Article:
Part 1, 'Review, Revise, Realign” (the Learning Outcomes, Assessments, and Activities) will take you from an initial reviewing of your current course learning outcomes into a discussion of how to ensure they align appropriately with course assessments. What assessments will work better in different types of learning modalities and environments, and what should you reconsider? How will this work with certain class sizes or scenarios? This will be followed by reviewing, revising, and/or redeveloping the associated student activities, both for within and outside-of-class settings.

Both parts of this series will be highly interactive, with other faculty colleague participants playing an important part in contributing ideas and recommendations and producing a positive workshop outcome for every participant. Bounce ideas off each other, hear what others are doing, while following along with the facilitator's steps for development and recommendations. Bring a past syllabus to start working on it as we go through the workshop!  
 Register

Engaging in conflict is challenging whether you are an experienced instructor or new to your role. A likely strategy is to ignore the behavior due to our own discomfort, concern over retaliation or fear that our intervention may cause more harm or disruption. Through case study examples this workshop will explore Gerald Amada's research from Coping with Misconduct in the College Classroomand provide participants with tangible strategies to disruptive behavior in a confident and fair manner.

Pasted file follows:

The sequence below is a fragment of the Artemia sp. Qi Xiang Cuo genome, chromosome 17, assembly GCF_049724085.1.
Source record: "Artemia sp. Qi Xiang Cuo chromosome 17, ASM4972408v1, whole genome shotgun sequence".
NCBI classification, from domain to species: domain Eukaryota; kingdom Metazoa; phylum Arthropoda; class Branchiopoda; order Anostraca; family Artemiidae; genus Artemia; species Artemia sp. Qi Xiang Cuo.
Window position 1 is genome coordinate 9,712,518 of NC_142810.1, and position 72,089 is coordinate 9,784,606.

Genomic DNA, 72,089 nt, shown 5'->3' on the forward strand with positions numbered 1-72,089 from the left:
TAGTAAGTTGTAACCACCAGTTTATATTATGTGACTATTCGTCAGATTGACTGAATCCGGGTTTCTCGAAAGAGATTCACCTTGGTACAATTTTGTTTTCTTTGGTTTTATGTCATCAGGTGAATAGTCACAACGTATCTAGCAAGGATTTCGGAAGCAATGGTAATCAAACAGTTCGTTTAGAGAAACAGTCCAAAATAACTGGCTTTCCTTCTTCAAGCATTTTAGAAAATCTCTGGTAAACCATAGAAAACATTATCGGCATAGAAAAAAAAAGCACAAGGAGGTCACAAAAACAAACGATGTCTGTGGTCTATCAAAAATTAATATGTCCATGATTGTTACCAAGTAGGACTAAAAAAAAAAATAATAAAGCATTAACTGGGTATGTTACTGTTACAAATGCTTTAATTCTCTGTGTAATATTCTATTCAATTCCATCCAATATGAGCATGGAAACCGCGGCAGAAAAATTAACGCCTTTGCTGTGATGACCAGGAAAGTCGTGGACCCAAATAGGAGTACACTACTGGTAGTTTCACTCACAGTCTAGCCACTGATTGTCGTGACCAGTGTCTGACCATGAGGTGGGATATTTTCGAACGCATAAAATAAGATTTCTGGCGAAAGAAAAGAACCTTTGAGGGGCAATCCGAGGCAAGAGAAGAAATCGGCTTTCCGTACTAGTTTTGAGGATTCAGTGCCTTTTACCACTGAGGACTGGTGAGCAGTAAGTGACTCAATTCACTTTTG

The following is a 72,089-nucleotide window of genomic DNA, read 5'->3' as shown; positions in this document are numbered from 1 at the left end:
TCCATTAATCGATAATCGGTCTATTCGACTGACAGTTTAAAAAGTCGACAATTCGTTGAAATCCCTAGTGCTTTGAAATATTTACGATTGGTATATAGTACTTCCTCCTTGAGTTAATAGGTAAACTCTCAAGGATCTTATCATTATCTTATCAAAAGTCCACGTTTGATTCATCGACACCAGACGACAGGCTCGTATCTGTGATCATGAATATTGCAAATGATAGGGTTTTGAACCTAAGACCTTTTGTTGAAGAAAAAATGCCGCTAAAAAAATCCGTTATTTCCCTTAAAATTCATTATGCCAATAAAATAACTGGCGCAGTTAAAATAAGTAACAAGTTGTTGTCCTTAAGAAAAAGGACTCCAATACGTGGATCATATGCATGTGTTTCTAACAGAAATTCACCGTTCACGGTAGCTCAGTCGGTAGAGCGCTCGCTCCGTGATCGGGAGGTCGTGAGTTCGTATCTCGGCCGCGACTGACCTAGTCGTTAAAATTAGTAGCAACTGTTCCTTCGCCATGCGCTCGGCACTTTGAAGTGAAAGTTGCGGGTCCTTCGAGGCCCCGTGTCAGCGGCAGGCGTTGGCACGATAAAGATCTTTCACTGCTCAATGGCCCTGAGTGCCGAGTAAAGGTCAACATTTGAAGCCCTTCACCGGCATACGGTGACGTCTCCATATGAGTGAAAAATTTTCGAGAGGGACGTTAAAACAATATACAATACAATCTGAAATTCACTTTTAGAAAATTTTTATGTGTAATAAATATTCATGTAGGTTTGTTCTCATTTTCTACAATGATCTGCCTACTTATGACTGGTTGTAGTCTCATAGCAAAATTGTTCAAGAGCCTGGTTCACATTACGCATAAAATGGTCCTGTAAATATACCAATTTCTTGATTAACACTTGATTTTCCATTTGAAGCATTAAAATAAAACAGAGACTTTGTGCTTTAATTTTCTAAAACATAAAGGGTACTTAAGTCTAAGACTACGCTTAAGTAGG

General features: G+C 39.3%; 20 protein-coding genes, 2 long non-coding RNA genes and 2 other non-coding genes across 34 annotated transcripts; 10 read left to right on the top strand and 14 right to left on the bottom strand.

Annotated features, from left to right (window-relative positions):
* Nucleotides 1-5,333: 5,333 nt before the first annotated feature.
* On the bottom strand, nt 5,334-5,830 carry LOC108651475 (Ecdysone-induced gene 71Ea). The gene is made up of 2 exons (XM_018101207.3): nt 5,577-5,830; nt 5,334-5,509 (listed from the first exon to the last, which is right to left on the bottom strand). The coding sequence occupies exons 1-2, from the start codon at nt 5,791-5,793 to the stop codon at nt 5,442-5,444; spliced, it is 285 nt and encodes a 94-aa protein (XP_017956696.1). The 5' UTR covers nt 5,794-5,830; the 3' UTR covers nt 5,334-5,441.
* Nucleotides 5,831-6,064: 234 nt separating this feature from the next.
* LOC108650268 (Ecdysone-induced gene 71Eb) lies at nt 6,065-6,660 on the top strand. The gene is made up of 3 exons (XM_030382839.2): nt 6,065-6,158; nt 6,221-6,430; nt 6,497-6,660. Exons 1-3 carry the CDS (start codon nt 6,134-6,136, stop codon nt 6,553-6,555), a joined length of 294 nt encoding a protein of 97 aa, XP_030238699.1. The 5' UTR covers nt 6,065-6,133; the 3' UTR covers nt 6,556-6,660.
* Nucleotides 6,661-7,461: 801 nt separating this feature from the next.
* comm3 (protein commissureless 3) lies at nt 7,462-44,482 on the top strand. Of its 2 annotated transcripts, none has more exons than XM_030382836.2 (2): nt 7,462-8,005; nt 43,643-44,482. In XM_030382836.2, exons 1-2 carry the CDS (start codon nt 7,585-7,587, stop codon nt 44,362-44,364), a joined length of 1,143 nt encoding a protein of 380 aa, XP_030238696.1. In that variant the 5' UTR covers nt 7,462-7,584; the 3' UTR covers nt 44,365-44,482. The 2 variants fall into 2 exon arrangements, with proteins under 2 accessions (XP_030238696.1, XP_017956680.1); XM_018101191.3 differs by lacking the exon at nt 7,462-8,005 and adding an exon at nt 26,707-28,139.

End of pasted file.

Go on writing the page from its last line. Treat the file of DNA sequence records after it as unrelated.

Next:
This workshop is a required session for a certificate of completion in Fostering Proactive Learning Environments.  Register

It’s time to start thinking about your spring course! Have you already started planning your syllabus and have ideas but don't know where to start? Or are you feeling mired down in syllabus details, feeling like you're missing a prime opportunity to rethink and revise important components? You're not alone - and we're here to help! Join other faculty in this two-part in-person workshop series to help you get started or get past your 'stuck points'.

Part 2, 'Planning, Policies, Particulars” (of the schedule, policies, and other important aspects) involves the bigger picture planning stage - how can those assessments and activities fit together, or be organized into a cohesive series of modules as part of a larger whole? What works best with respect to in-person, synchronous, or asynchronous learning? What aspects of activities and assessments need to be considered (e.g. grading, time management), and what else should be included or revised?

Both parts of this series will be highly interactive, with other faculty colleague participants playing an important part in contributing ideas and recommendations and producing a positive workshop outcome for every participant. Bounce ideas off each other, hear what others are doing, while following along with the facilitator's steps for development and recommendations. Bring a past syllabus to start working on it as we go through the workshop!   Register